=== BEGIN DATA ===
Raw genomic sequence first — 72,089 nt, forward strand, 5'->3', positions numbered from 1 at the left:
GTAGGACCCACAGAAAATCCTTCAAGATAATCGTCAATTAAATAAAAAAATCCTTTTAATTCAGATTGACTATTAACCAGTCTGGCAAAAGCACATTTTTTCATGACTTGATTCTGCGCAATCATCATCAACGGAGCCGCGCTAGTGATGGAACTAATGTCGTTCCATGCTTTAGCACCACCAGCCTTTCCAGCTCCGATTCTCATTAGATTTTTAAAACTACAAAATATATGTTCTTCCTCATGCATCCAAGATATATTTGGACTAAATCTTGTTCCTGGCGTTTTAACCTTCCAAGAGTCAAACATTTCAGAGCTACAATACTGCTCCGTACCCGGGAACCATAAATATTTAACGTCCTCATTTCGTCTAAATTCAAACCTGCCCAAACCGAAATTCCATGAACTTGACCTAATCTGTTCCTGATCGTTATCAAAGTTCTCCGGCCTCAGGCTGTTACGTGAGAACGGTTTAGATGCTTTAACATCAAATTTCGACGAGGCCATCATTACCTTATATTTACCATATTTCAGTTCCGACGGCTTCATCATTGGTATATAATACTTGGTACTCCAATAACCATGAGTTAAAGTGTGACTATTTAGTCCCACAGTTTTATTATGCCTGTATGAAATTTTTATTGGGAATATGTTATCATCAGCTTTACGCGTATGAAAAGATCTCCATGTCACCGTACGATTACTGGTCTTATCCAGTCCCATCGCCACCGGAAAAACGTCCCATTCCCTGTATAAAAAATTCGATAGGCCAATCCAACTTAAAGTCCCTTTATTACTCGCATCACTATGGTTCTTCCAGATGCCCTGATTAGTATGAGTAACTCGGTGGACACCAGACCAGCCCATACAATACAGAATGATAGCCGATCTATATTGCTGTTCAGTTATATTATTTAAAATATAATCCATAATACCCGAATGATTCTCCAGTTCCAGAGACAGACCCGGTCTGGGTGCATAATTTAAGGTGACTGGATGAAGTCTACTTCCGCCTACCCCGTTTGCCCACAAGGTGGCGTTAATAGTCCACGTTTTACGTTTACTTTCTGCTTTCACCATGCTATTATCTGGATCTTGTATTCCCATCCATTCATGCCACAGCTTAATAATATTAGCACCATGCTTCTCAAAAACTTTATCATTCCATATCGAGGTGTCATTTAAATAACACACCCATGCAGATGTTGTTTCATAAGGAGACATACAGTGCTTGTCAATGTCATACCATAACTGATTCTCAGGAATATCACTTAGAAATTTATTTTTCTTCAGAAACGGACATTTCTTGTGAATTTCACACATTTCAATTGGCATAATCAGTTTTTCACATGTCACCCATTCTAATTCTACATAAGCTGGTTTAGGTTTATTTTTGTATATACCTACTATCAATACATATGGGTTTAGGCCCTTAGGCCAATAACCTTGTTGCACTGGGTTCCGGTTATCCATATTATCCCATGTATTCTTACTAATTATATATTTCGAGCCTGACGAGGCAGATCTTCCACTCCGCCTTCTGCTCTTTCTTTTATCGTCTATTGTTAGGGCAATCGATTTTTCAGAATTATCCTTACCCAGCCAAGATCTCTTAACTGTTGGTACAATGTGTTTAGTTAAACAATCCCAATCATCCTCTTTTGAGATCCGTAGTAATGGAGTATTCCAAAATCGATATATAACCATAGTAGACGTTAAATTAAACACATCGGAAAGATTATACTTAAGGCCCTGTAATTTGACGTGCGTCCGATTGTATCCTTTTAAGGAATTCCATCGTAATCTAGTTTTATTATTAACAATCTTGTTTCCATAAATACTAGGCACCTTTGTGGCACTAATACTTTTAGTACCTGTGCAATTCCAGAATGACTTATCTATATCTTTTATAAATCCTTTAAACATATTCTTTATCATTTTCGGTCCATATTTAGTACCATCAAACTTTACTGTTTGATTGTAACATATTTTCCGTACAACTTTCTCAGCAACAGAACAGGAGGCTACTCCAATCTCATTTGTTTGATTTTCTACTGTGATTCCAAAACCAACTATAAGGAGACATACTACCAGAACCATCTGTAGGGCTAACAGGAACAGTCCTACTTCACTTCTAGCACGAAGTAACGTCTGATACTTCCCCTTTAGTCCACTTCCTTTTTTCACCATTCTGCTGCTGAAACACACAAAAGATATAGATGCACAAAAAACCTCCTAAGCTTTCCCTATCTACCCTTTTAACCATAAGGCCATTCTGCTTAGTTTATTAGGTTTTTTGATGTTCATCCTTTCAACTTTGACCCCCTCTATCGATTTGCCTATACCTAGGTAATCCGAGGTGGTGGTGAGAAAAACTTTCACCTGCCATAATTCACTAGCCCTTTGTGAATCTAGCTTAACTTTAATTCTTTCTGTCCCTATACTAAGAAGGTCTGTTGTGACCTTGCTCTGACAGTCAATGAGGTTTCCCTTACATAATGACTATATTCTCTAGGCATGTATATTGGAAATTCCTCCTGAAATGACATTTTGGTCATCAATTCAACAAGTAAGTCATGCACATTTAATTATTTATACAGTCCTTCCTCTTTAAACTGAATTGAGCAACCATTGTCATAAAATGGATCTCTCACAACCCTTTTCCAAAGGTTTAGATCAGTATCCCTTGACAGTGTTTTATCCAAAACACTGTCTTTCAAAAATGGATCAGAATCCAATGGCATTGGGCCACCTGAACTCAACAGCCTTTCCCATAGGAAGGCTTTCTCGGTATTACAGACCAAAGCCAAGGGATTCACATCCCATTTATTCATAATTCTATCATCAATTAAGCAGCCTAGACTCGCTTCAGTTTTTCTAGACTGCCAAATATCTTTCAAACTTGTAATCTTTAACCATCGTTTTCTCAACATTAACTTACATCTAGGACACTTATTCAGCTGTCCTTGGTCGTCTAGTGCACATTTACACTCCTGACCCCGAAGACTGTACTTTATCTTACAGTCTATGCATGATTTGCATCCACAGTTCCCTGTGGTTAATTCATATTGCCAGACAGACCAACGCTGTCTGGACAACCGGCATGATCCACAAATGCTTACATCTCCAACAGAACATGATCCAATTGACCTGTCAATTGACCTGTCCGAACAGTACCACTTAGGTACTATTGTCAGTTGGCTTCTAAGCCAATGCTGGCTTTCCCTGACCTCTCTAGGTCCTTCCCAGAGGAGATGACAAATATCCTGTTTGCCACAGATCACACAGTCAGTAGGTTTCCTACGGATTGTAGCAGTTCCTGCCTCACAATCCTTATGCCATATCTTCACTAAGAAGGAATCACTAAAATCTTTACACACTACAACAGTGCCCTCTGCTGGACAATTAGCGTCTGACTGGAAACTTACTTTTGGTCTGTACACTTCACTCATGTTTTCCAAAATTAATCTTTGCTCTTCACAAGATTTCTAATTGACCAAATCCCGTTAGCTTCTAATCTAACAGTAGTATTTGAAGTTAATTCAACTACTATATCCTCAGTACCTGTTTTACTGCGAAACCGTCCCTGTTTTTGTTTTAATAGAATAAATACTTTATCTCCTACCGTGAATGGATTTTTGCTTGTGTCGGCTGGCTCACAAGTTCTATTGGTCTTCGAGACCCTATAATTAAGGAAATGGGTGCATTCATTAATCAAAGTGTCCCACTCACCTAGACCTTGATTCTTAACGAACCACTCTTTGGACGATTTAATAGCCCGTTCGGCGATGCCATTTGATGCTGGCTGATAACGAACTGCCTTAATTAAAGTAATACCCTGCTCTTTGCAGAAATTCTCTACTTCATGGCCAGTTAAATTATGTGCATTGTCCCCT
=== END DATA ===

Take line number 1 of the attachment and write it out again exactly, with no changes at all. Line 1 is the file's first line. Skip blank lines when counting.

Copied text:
Raw genomic sequence first — 72,089 nt, forward strand, 5'->3', positions numbered from 1 at the left: